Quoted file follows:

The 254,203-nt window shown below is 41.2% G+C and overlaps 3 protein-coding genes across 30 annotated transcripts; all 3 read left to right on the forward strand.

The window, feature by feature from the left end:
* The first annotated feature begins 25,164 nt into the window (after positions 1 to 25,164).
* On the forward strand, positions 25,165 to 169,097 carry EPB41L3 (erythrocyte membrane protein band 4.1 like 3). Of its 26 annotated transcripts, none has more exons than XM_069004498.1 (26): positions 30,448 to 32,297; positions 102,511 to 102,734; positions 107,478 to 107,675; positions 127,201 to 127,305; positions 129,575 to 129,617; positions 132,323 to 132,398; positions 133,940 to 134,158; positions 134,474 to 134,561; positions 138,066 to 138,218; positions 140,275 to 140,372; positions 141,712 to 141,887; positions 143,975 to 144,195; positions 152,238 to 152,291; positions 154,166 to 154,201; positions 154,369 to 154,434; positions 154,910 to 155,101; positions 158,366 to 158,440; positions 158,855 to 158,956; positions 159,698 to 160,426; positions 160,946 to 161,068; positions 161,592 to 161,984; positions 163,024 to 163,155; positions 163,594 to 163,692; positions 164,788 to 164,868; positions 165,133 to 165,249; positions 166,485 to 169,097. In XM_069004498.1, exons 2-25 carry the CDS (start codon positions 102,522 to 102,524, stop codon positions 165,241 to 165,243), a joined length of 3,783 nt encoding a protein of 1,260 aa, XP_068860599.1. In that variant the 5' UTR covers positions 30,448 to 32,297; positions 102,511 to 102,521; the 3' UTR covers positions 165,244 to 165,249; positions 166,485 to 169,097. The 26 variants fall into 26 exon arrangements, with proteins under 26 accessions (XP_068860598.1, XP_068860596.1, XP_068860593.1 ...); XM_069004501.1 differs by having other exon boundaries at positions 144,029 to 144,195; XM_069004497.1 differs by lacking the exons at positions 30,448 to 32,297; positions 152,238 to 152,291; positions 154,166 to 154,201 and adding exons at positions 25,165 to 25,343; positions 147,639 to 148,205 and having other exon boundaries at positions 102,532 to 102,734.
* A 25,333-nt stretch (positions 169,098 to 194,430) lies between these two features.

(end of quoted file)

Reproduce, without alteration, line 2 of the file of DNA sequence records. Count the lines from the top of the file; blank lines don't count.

The window, feature by feature from the left end: